It’s been a dozen years since Early Snohomish was published by Arcadia Publishers, which means that for over a decade, I’ve been promoting the idea of a heritage trail along First Street — and now it’s happening!
So happy to report that I’ve signed a contract with the City of Snohomish to create the content and design of nine interpretative signs that will tell the story of early Snohomish along First Street and beyond.
The city was awarded a grant from the Snohomish County Historic Preservation Program to create our first heritage trail. As you can see by the featured image above, a mockup shot with Karen’s help, work has begun.
Proposed interpretative sign for the first stop at Snohomish City Hall on Union Avenue featuring the portrait of E.C. Ferguson that hangs in city hall. The title “Rumors of a Ferry Crossing” is also the title of Chapter One in “Early Snohomish” which tells the story of how Ferguson came to be referred to as the “Founding Father of Snohomish.” [Click to download pdf]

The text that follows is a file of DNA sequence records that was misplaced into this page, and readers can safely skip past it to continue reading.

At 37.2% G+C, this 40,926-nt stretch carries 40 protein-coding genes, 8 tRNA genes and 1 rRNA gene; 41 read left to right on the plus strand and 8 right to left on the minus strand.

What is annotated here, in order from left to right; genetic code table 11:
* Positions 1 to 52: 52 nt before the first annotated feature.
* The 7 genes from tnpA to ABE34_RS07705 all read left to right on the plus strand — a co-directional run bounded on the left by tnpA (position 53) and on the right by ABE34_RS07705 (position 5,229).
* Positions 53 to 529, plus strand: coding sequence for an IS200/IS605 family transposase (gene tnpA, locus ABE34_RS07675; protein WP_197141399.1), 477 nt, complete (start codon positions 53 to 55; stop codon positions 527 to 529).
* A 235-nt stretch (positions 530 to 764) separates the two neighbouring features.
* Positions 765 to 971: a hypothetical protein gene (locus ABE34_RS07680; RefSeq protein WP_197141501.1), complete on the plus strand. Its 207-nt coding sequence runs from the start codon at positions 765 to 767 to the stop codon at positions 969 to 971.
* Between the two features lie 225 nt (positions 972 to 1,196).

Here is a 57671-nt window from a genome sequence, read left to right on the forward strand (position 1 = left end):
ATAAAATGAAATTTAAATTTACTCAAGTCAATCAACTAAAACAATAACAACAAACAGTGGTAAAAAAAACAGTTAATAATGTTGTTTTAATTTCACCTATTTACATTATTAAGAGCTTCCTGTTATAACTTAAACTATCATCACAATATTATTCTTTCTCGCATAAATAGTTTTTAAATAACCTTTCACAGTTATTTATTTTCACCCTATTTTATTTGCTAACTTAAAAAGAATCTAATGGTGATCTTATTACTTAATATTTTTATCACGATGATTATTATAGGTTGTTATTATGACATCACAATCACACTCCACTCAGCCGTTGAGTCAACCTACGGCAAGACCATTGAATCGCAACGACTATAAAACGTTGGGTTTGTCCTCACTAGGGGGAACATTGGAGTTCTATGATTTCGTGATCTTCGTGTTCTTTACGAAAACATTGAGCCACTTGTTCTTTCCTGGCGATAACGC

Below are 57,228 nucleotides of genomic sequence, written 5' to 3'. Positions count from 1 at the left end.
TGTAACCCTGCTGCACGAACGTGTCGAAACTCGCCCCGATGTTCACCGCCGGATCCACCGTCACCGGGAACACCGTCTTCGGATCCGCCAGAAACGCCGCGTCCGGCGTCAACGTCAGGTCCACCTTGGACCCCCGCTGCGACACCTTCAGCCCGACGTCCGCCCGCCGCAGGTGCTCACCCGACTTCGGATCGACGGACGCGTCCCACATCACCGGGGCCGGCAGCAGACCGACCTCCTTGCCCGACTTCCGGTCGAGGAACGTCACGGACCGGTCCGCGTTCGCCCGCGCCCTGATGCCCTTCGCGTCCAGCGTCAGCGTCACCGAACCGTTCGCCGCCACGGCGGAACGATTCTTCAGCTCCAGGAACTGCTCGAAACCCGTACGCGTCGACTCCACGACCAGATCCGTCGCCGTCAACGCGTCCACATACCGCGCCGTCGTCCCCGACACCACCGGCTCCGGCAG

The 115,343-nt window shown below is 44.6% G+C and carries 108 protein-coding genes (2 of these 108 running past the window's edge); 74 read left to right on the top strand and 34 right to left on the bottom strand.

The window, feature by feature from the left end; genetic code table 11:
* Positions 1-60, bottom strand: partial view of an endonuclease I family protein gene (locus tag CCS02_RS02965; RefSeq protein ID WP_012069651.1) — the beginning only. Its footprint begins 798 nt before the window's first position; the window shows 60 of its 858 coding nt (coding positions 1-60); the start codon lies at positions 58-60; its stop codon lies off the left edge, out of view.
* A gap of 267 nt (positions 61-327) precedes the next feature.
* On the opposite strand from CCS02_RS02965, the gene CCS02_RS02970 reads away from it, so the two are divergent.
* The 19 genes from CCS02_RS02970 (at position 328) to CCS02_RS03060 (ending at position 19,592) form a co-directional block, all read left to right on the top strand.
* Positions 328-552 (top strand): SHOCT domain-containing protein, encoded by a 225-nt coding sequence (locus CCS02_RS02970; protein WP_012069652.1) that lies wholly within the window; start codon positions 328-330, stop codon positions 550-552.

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Photoshop mockup of the proposed interpretative sign for Trail Stop #3 that will be located at Union and First telling the story of the Ferguson Family. [Click to Enlarge]
The bottom third is the boiler plate for all signs that will include titles of the trail stops, the map (detail views below) and credits. Six of the heritage signs will fit inside the existing display cases which measure two by three feet but will not be covered by plastc. [Click the image to download a pdf file]
Several of the trail stop titles are lovingly lifted from my book “Early Snohomish”.
Trail Map version A showing a photo of the river and the trail masthead.
Trail Map version B showing a photo of only the River Front Trail, (masthead excluded for clarity). The goal of the map is to encourge visitors to walk the trail as a loop between First Street and the River Front Trail. Let me know which version you prefer.
The long wait for this project to meet reality has only multiplied my excitement by 10 and hope you will share that excitement by adding comments and suggestions below — you are the public in this public project made possible by funds administered by Snohomish County — I encourage and welcome your participation.
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